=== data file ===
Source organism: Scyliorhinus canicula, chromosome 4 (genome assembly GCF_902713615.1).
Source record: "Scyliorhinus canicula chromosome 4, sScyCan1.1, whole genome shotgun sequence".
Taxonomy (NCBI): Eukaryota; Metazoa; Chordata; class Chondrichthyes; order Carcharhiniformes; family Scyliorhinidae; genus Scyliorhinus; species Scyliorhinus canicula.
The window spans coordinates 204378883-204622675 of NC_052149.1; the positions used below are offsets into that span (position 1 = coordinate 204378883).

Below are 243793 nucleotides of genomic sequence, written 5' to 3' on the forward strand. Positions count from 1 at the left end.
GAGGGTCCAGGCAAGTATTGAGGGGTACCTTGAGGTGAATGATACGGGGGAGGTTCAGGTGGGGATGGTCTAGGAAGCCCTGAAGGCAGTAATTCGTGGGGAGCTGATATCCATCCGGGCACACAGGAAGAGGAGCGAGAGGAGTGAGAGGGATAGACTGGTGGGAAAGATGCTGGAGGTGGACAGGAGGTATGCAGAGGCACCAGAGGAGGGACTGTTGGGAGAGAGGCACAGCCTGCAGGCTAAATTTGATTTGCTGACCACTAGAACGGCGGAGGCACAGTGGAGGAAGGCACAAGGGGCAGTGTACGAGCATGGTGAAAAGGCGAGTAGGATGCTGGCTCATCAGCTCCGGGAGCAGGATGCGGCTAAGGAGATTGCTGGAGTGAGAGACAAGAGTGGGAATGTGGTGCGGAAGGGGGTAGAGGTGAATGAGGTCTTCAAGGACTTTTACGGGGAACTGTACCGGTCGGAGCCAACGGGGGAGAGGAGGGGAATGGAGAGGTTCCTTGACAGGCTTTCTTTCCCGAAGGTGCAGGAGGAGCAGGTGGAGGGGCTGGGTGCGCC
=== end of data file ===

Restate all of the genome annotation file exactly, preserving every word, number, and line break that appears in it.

Source organism: Scyliorhinus canicula, chromosome 4 (genome assembly GCF_902713615.1).
Source record: "Scyliorhinus canicula chromosome 4, sScyCan1.1, whole genome shotgun sequence".
Taxonomy (NCBI): Eukaryota; Metazoa; Chordata; class Chondrichthyes; order Carcharhiniformes; family Scyliorhinidae; genus Scyliorhinus; species Scyliorhinus canicula.
The window spans coordinates 204378883-204622675 of NC_052149.1; the positions used below are offsets into that span (position 1 = coordinate 204378883).

Below are 243793 nucleotides of genomic sequence, written 5' to 3' on the forward strand. Positions count from 1 at the left end.
GAGGGTCCAGGCAAGTATTGAGGGGTACCTTGAGGTGAATGATACGGGGGAGGTTCAGGTGGGGATGGTCTAGGAAGCCCTGAAGGCAGTAATTCGTGGGGAGCTGATATCCATCCGGGCACACAGGAAGAGGAGCGAGAGGAGTGAGAGGGATAGACTGGTGGGAAAGATGCTGGAGGTGGACAGGAGGTATGCAGAGGCACCAGAGGAGGGACTGTTGGGAGAGAGGCACAGCCTGCAGGCTAAATTTGATTTGCTGACCACTAGAACGGCGGAGGCACAGTGGAGGAAGGCACAAGGGGCAGTGTACGAGCATGGTGAAAAGGCGAGTAGGATGCTGGCTCATCAGCTCCGGGAGCAGGATGCGGCTAAGGAGATTGCTGGAGTGAGAGACAAGAGTGGGAATGTGGTGCGGAAGGGGGTAGAGGTGAATGAGGTCTTCAAGGACTTTTACGGGGAACTGTACCGGTCGGAGCCAACGGGGGAGAGGAGGGGAATGGAGAGGTTCCTTGACAGGCTTTCTTTCCCGAAGGTGCAGGAGGAGCAGGTGGAGGGGCTGGGTGCGCC